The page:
All I needed was one week off the bike before the clocks fell back and we returned to Standard Time. The extra hour gave me plenty of light early in the morning and I was back on the commute road again.

A love-hate relationship

So what's so great about commuting? Believe me, there are plenty of good reasons to get out there.

First of all, I love my morning ride north. Except for a couple of overpasses and an underpass, I'm mostly losing altitude. In fact, once I hit downtown Los Altos it's downhill all the way. With just four turns the whole way -- all of them right turns except one.

Believe it or not, there's precious little traffic before 8:00. The drivers who are out there, however, are downright polite to us few cyclists. They actually wait at intersections. They merge cautiously behind me to make right turns. Some of them even smile at me!

That's the love side. Then there are the less than lovely aspects:

If I'm running a few minutes late, there's this bus I have to deal with between El Camino Real and Middlefield. The other day the driver came so close to me he grazed my panniers. Talk about terror! I reported the guy to VTA and they were extremely cooperative about getting the facts and giving him a bit of a talking-to.

Then there are the schools. Three of them in the last two miles. Frazzled parents in a big hurry to drop off their kids -- often right in front of me in the bike lane. Crossing guards pushing buttons for every crosswalk in an intersection. Kids running, skating, biking and boarding helter skelter. Schools freak me out.

And the weather. First we had blistering heat and I rode to school in shorts. Then we had a bit of chilliness. Then we had the record-breaking heat wave of late October -- searing sun before 8:00 am. Now it's cold and often damp in the morning, and sometimes barely tolerable even in the afternoon.

That's the worst part -- the ride home in the afternoon. After five to six hours of intensive classes, I'm pretty tired. I'm still hauling all that weight (minus my lunch, which is now in my stomach).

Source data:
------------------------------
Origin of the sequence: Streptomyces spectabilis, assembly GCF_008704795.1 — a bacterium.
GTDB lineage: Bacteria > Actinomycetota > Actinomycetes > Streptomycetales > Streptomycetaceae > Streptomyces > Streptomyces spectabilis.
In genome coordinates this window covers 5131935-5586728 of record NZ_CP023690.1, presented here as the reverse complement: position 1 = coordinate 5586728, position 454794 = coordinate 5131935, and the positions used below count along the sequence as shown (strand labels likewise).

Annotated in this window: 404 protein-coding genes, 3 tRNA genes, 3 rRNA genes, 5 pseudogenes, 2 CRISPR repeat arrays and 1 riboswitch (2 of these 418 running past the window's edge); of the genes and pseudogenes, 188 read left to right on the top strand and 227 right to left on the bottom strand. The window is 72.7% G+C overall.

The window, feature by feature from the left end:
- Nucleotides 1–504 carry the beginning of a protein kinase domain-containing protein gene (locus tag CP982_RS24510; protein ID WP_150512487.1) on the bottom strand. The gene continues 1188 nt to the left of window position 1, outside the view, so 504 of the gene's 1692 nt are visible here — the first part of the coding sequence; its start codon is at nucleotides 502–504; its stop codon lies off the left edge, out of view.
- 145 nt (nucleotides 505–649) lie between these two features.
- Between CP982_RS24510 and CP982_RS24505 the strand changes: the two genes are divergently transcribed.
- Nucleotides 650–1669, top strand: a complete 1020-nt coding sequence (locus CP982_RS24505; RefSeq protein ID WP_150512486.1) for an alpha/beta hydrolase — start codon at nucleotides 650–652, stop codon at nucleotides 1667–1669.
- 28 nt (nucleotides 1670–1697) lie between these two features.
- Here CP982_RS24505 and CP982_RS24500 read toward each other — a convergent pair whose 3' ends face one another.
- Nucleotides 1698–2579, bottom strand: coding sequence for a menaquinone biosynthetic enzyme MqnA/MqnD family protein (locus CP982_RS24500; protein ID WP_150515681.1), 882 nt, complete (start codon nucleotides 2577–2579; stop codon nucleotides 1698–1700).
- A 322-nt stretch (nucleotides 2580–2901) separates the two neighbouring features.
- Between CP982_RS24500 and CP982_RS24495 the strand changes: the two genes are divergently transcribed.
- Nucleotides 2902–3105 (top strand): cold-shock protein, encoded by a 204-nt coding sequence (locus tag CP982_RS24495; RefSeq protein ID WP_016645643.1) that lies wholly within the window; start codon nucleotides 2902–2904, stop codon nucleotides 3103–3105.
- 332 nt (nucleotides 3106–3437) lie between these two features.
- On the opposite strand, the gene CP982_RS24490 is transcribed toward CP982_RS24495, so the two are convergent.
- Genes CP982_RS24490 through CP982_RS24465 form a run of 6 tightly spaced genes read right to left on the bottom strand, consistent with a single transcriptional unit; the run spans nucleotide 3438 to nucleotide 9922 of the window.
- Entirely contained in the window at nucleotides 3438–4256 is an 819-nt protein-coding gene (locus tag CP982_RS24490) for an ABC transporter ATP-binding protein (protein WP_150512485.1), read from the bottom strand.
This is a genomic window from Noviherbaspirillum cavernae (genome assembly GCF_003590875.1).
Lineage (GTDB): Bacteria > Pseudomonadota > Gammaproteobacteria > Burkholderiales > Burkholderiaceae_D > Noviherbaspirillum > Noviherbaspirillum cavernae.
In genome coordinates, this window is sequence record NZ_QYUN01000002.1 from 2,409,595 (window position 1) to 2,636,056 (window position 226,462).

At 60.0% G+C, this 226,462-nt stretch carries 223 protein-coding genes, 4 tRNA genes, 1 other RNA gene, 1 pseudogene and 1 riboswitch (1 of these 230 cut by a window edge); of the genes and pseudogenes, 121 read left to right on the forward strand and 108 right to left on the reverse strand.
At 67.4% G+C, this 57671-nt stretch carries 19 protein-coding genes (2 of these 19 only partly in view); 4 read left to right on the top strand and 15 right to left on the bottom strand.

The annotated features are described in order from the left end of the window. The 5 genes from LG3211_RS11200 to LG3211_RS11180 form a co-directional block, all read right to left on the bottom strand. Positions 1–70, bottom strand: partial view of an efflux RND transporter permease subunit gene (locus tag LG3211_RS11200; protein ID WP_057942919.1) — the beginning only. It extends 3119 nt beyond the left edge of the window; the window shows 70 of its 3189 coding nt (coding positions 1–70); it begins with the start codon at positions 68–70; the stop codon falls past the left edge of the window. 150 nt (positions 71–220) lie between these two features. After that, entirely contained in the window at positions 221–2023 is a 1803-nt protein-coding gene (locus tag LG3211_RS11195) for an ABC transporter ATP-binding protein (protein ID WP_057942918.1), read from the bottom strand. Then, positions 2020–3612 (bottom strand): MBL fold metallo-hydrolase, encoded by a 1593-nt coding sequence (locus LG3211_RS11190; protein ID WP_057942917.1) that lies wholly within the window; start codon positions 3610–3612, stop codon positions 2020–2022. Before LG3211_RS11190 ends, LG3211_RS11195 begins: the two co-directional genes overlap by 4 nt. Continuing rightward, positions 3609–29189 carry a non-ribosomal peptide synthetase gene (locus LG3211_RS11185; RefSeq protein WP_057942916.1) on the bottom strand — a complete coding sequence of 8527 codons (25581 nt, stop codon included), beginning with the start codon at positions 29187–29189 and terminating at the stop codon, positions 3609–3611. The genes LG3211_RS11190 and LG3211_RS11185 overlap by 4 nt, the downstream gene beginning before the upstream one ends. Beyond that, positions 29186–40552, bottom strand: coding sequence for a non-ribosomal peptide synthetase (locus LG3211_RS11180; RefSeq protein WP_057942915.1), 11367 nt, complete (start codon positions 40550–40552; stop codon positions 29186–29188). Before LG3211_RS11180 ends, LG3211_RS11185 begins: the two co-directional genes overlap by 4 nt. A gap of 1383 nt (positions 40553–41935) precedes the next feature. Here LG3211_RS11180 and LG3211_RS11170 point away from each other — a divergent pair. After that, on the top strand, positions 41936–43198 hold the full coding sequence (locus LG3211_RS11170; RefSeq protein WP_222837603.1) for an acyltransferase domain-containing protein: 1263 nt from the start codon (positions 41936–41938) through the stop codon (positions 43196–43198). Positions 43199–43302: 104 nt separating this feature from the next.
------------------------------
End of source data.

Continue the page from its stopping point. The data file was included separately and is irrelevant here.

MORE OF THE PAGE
All the altitude I lost on the way out (meager though it was), I now have to regain on the way home. Instead of easy right turns I now have some tricky left turns to execute. The worst of those left turns is in Palo Alto, a "bicycle-friendly community" Yeah, right. Whoever designed the intersection(s) at Arastradero and Foothill had it in for bicyclists.

But when I draw up my commuting balance sheet, the bottom line is still way over on the positive side. I'm getting terrific exercise hauling all that weight around. I arrive in class in a great mood. I'm saving gas along with wear and tear on my poor old hatchback.

How about you? Are you on the commute road? If so, glad to have you along. If not, why not get started as soon as the light comes back? The San Francisco Bicycle Coalition and Ken Kifer have some good tips for getting started.

Now that I'm a full-time student, I'm finding myself overwhelmed with homework and exams. Unfortunately, I need to cut back on a few other things, like writing this column every month. Starting in January (February, actually), you can read a new installment every other month. By next summer I hope I can get back to once a month. Thanks for understanding. And keep pedaling.

Naomi can be reached at naomibloom@earthlink.net